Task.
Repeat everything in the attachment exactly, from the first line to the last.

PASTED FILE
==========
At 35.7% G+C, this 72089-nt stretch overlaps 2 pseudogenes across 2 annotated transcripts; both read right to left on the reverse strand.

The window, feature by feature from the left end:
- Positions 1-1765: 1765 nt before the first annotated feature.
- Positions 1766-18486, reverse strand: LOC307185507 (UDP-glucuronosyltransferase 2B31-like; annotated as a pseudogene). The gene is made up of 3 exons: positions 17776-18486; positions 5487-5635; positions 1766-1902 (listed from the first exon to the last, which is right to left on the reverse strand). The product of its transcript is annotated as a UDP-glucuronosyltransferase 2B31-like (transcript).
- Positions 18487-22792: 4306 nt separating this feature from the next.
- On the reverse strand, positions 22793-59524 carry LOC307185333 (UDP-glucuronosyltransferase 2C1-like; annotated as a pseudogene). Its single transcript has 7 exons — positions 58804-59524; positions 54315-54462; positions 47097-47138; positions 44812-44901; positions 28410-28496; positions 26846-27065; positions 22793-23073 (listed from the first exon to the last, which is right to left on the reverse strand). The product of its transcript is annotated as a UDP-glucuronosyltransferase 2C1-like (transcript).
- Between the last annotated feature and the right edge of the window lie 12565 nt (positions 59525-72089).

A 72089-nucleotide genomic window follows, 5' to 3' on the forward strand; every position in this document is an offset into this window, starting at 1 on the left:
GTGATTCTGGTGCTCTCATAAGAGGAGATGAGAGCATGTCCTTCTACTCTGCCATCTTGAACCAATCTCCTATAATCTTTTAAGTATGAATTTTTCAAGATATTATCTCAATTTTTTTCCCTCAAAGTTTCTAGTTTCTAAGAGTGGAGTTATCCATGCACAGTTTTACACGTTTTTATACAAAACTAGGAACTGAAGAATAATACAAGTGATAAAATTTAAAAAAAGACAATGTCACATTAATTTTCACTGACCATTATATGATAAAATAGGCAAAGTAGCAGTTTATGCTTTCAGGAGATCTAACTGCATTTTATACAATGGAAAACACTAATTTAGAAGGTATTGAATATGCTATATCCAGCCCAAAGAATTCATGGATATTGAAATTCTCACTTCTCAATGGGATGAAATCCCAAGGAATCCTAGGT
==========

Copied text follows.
At 35.7% G+C, this 72089-nt stretch overlaps 2 pseudogenes across 2 annotated transcripts; both read right to left on the reverse strand.

The window, feature by feature from the left end:
- Positions 1-1765: 1765 nt before the first annotated feature.
- Positions 1766-18486, reverse strand: LOC307185507 (UDP-glucuronosyltransferase 2B31-like; annotated as a pseudogene). The gene is made up of 3 exons: positions 17776-18486; positions 5487-5635; positions 1766-1902 (listed from the first exon to the last, which is right to left on the reverse strand). The product of its transcript is annotated as a UDP-glucuronosyltransferase 2B31-like (transcript).
- Positions 18487-22792: 4306 nt separating this feature from the next.
- On the reverse strand, positions 22793-59524 carry LOC307185333 (UDP-glucuronosyltransferase 2C1-like; annotated as a pseudogene). Its single transcript has 7 exons — positions 58804-59524; positions 54315-54462; positions 47097-47138; positions 44812-44901; positions 28410-28496; positions 26846-27065; positions 22793-23073 (listed from the first exon to the last, which is right to left on the reverse strand). The product of its transcript is annotated as a UDP-glucuronosyltransferase 2C1-like (transcript).
- Between the last annotated feature and the right edge of the window lie 12565 nt (positions 59525-72089).

A 72089-nucleotide genomic window follows, 5' to 3' on the forward strand; every position in this document is an offset into this window, starting at 1 on the left:
GTGATTCTGGTGCTCTCATAAGAGGAGATGAGAGCATGTCCTTCTACTCTGCCATCTTGAACCAATCTCCTATAATCTTTTAAGTATGAATTTTTCAAGATATTATCTCAATTTTTTTCCCTCAAAGTTTCTAGTTTCTAAGAGTGGAGTTATCCATGCACAGTTTTACACGTTTTTATACAAAACTAGGAACTGAAGAATAATACAAGTGATAAAATTTAAAAAAAGACAATGTCACATTAATTTTCACTGACCATTATATGATAAAATAGGCAAAGTAGCAGTTTATGCTTTCAGGAGATCTAACTGCATTTTATACAATGGAAAACACTAATTTAGAAGGTATTGAATATGCTATATCCAGCCCAAAGAATTCATGGATATTGAAATTCTCACTTCTCAATGGGATGAAATCCCAAGGAATCCTAGGT